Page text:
Friday, December 4, 2015

Advent 2015

"A World in Crisis"


             To say that the world is in crisis is a huge understatement.  As I approach the theme for this year's Advent booklet, "And All Shall See," I wonder how that can ever change. 

             With international terrorism a regular occurrence, including bombings, beheadings, burning fellow human beings alive, the slaughter of hundreds of thousands across Africa, the Middle East and elsewhere...With domestic terror including the targeting of police and military service members, or worshippers in a church driven by adherence to a twisted religious or political belief...With violent uprisings in American cities from Ferguson to Baltimore to New York and elsewhere...And with an epidemic of senseless crime and brutal murders here in our own wonderful city, whether driven by the scourge of drug dealer turf wars, or racial hatred, or simply a lost segment of our population with no hope or vision or sense of self-worth...

How is it that this can be taking place in light of the biblical assurance that "all shall see?"  Apparently there are far too many who do not see the glory and salvation of the Lord.  Will this ever change?  How can it change?  What is our role in bringing about this change?

In a sermon in our sanctuary years ago, Tom Austin reminded us that the world's salvation is placed squarely on us, the common people of the world.  God has always done his work through imperfect people...God's words still can be conveyed through our words and deeds, through his redemptive work of extending comfort, issuing challenges, and providing insightful hope.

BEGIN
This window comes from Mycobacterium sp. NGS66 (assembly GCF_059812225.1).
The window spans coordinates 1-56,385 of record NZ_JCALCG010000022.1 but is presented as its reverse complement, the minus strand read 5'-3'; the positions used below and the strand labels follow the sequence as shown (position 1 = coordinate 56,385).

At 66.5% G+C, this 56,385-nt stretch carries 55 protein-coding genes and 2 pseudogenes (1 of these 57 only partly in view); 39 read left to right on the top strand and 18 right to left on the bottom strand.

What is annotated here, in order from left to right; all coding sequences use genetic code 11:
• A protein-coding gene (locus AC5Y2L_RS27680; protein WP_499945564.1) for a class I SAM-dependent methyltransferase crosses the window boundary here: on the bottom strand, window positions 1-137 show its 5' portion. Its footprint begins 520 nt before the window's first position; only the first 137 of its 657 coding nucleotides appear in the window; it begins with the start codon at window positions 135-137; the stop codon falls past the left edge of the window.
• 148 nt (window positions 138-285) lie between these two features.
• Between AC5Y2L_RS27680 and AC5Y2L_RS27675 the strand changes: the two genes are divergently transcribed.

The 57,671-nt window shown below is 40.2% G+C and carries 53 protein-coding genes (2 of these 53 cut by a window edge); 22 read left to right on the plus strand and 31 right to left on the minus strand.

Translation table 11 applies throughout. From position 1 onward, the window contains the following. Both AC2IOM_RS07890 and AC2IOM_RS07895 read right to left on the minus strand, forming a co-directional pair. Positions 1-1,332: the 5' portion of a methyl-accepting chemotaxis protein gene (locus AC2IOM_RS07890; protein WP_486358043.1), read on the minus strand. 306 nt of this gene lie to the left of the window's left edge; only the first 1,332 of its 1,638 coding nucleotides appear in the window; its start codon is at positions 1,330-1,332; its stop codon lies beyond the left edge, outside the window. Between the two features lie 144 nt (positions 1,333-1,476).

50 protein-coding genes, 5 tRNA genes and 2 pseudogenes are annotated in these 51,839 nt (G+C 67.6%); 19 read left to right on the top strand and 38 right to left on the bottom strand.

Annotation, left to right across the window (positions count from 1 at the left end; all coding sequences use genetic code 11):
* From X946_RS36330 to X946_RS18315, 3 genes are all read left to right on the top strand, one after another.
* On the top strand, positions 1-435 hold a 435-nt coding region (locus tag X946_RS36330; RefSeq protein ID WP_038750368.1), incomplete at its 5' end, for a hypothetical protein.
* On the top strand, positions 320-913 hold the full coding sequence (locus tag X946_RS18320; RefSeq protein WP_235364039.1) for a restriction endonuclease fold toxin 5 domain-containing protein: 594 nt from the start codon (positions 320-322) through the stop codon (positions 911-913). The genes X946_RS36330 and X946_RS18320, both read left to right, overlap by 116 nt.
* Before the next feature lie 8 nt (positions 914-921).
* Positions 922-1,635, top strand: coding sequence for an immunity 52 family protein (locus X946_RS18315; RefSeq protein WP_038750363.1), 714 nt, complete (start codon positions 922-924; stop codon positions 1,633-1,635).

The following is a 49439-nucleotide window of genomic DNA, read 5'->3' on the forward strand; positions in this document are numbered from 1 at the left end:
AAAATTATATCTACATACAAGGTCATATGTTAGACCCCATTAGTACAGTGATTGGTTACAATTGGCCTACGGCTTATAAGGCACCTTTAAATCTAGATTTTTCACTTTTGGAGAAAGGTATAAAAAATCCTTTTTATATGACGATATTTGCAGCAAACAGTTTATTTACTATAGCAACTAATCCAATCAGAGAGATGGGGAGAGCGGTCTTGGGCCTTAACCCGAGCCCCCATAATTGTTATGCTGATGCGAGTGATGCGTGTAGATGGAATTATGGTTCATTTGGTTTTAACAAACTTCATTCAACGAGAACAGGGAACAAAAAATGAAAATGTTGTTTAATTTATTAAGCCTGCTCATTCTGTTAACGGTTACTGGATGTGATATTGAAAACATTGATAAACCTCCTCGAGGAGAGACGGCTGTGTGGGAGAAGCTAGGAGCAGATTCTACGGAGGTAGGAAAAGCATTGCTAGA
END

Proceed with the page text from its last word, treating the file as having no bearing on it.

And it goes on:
So, what is our plan for addressing the ills of the world?  Several weeks ago, John Finley wrote in The Calendar about the positive things we and our church can remain involved in to help improve the human condition in places we can touch.  It was a good list.  It is a formula for changing hearts and lives.

We know that we may never be able, by ourselves, to persuade the evil murderers of terrorist groups to cease slaughtering innocent people, or stop the scourge of drugs, weapons, and callousness toward human life right here in our community.

But I am reminded of the Old Testament lesson of Moses facing a hardened Pharaoh.  He reluctantly let God use him and Aaron as his instruments to rescue the Israelites.  Moses asked for release of Israel and warned that God would demonstrate his power if Pharaoh refused to heed his call (Exodus 5:1-3).  It took several plagues descending on Egypt to soften Pharaoh's heart and free the slaves.  Will it take similar plagues to change the world today?  I hope not.

We must pray for God to give us the heart of a servant and the courage to obey his word.  We must pray without ceasing for the hardened hearts of evildoers to be softened and turn toward a         Christ-like life.  In the New Testament, Matthew 4:16 shows the way:  "The people that lived in darkness have seen a great light; light has dawned on those who lived in the land of death's dark shadow...Repent for the kingdom of heaven is upon you."

Repent, a word often heard as a harsh command should be understood, instead, as an invitation to a better way of life.  Hear the Master.  He delivers the good news.  His invitation to repent is not an accusation.  Rather he opens his hands to you in love and says, "Repent."

- Sarah Davis


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